Everybody knows Tessa Crimson is the purrfectly perky captain of the Smitten Kittens cheer squad. What most people don't know is that the Smitten Kittens double as spies-for-hire. Their mission? Catch cheating boyfriends in the act and bring justice to the girls of Washington High. So far, every suspect on their Naughty List has been found 100% guilty!
Thank goodness Tessa's relationship with basketball captain Aiden is strawberry-smoothie. Or so she thinks.
Dear Smitten Kittens,
Brace yourselves, girls, for this latest catastrophe--we received the following anonymous alert this morning:
Another name for your possible cheater roster: Aiden Wilder. Who would've guessed, right? Hope the rumors aren't true!
Tessa's about to begin her biggest mission yet: Could her boyfriend be just as naughty as all the rest?
Title: The Naughty List (The Naughty List #1)
Author: Suzanne Young
Genre: Young Adult
Publication Date: February 4, 2010
Source: Borrowed from library.
My rating: 4/5
What would you do if you suspected your boyfriend was cheating on you? You'd investigate him! Well, at Washington High, the cheer squad doubles as an elite spy squad, and they are all about catching cheaters. Tessa heads the cheer squad, and SOS. Things are going well for the squad; they are exposing their straying classmates left and right, but unfortunately, it's looking like every male investigated is found in a compromising position. When Tessa's longterm boyfriend Aiden, is rumored to be a possible cheater, she doesn't know what to think. Could he really be cheating on her?
The Naughty List is a light-hearted read, with the Smitten Kittens forming an elite group to help out the female population of their school, expose their boyfriends for the unfaithful boys they are. Though many of the boyfriends are caught in compromising positions, Young leaves something to the imagination. When we find out that Tessa is intimate with her boyfriend, Aiden, we realize that their situation is also left more or less to the imagination. Their intimate relations are alluded to, but not explicitly detailed. Young gives us just enough information to make the read sexy, rather than crass.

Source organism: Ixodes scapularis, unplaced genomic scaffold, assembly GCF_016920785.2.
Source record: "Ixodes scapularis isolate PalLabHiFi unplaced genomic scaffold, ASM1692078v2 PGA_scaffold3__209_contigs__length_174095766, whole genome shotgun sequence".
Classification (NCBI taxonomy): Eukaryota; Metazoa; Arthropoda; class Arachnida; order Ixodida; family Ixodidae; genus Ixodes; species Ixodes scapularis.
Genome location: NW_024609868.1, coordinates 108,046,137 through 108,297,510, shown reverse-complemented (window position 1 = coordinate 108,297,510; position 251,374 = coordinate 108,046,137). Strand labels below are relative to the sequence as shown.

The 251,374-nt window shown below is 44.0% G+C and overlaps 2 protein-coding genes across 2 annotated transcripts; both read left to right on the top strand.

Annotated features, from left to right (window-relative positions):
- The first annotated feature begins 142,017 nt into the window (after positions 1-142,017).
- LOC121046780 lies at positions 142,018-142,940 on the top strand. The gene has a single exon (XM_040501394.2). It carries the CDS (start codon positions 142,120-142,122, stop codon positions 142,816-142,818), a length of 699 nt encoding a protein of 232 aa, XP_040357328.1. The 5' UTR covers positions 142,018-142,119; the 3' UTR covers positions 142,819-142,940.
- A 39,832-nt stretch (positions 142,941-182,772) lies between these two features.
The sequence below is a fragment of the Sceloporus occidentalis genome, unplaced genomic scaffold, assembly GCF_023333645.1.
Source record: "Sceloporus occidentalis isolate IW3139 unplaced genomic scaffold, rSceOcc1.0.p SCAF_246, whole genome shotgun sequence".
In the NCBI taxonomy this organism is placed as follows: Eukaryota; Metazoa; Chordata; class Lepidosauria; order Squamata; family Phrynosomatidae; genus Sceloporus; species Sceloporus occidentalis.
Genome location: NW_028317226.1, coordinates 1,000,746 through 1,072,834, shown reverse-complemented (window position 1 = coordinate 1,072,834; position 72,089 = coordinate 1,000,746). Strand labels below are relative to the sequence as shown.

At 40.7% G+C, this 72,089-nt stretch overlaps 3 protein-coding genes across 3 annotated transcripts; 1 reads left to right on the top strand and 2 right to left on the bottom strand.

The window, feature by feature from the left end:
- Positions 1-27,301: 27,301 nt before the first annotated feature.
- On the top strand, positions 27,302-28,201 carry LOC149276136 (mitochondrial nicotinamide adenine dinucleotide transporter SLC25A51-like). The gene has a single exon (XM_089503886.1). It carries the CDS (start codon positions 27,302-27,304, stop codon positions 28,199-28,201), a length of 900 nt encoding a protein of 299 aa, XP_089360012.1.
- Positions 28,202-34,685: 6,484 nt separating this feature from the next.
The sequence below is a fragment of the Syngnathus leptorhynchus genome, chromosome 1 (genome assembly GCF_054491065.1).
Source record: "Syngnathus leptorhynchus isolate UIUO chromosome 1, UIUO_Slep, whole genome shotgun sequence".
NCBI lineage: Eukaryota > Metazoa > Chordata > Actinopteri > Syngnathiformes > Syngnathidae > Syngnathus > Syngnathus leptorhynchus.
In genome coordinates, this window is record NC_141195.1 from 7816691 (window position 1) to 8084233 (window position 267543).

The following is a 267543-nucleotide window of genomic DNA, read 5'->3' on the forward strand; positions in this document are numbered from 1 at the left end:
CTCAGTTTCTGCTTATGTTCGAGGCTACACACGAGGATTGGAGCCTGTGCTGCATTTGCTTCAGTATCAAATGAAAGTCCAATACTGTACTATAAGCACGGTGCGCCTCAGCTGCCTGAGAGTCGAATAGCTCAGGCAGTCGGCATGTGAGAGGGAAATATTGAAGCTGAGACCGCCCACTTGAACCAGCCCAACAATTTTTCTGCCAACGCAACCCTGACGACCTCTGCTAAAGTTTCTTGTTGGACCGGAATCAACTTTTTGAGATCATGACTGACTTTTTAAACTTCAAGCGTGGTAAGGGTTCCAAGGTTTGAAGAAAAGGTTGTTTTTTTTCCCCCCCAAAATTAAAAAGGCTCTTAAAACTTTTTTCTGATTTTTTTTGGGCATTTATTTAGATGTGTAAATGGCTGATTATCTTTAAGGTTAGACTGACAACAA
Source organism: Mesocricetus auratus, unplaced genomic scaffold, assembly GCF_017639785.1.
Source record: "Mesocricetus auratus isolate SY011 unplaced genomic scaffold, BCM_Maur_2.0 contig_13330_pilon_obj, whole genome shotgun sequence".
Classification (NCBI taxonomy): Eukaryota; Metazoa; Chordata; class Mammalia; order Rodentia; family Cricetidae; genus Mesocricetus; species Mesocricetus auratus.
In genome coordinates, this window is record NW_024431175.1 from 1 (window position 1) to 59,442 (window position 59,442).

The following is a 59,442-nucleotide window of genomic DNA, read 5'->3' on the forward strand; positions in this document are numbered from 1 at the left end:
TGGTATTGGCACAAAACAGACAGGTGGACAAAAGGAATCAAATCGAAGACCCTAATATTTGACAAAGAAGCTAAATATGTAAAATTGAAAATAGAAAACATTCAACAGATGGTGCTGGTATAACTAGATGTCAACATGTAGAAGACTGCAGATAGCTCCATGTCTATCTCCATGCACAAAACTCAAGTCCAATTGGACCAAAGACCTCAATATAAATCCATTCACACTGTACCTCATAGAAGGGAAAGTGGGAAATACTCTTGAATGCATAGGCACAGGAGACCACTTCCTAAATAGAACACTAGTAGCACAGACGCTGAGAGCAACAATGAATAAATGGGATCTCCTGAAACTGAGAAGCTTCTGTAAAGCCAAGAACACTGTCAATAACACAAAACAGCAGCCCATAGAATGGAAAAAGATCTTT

Tessa is not your stereotypical cheerleader. She has a brain, is quite independent, and she respects herself. She holds the team together, and gives them direction when they are working a case, as well as cheering. She is quirky though, in the respect that she does not like cussing, and tones down those around her when they spout off an expletive or two. She integrates other sayings in, rather than cursing, and I have to say, some of the sayings she comes up with had me laughing out loud. She seems almost too perky at times, especially when she's obviously not happy with what is going on, but I give her kudos for trying to make the most of her situation.
Aiden is also not your stereotypical jock. He's sweet, sexy, and smart, which is refreshing to see. He and Tessa make the cutest couple, and when things start to become complicated between the two, it made my stomach drop. I really hoped things would work out between them, but I wasn't sure if they would.
Christian is a character who entertains the idea of dating Tessa. He flips around between being sweet, and creepy. The word that immediately came to my mind for Christian was skeezball, and I couldn't shake that feeling throughout the book. Regardless of my feelings, you'll have to read the book to find out if he ended up being the sweet, loving boyfriend that he hoped to be for Tess or if he was just a skeezball.
Though the book revolves around the cases that the girls are on, it does not solely rely on them, and a lot of Tessa's relationship woes take focal point. I liked the inclusion of the SOS team, and found that they brought more humour to the story with their antics. They really are a supportive group, and banded together when things started to unravel for Tess.
All in all, a cute, light-hearted, and sexy read that depicts the dating lives of the students of Washington High. Though there are some adult themes, they aren't explicitly detailed, therefore allowing the reader to draw their own conclusions to the various situations that the students found themselves in. I think many teens will enjoy this read, and will enjoy the humour inserted throughout. The conclusion wraps up the story nicely, leaving it at a good stand-alone ending point, but it also leaves it open for a continuation to Tess's story.